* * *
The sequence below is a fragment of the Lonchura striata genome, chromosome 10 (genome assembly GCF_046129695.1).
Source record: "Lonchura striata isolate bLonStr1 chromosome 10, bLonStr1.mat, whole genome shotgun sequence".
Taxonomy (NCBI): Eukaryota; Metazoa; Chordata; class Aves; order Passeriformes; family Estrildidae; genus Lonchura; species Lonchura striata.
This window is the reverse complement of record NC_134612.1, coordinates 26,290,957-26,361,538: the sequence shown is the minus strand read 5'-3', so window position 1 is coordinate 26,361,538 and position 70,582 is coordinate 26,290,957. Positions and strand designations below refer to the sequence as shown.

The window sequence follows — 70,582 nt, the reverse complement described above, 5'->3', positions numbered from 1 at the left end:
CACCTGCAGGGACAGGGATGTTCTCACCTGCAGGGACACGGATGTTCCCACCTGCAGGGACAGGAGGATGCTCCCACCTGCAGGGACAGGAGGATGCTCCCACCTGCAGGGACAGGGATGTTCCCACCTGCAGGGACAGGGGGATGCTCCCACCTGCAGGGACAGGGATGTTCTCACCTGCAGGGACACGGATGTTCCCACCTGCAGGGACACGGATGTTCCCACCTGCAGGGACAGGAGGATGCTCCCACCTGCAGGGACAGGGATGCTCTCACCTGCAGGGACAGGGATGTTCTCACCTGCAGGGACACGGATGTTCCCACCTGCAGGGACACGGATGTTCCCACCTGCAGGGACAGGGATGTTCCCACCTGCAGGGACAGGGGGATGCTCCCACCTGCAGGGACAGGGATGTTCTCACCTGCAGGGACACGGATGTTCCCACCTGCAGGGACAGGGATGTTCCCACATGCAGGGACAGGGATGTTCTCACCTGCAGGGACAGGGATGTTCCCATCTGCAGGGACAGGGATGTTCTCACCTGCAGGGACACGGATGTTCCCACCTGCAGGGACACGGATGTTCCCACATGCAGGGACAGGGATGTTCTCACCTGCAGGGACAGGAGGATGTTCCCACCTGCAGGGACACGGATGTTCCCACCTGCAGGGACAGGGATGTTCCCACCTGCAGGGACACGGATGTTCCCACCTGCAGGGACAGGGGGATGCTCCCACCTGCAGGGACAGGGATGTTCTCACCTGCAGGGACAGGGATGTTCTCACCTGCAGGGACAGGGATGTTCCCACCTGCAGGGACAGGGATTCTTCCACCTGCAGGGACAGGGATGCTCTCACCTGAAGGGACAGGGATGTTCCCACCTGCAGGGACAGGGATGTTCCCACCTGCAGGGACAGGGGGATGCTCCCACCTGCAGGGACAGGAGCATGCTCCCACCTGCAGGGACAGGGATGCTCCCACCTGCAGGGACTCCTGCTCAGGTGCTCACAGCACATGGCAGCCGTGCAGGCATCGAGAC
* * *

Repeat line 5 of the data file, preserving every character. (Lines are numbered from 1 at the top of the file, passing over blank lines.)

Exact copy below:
The window sequence follows — 70,582 nt, the reverse complement described above, 5'->3', positions numbered from 1 at the left end: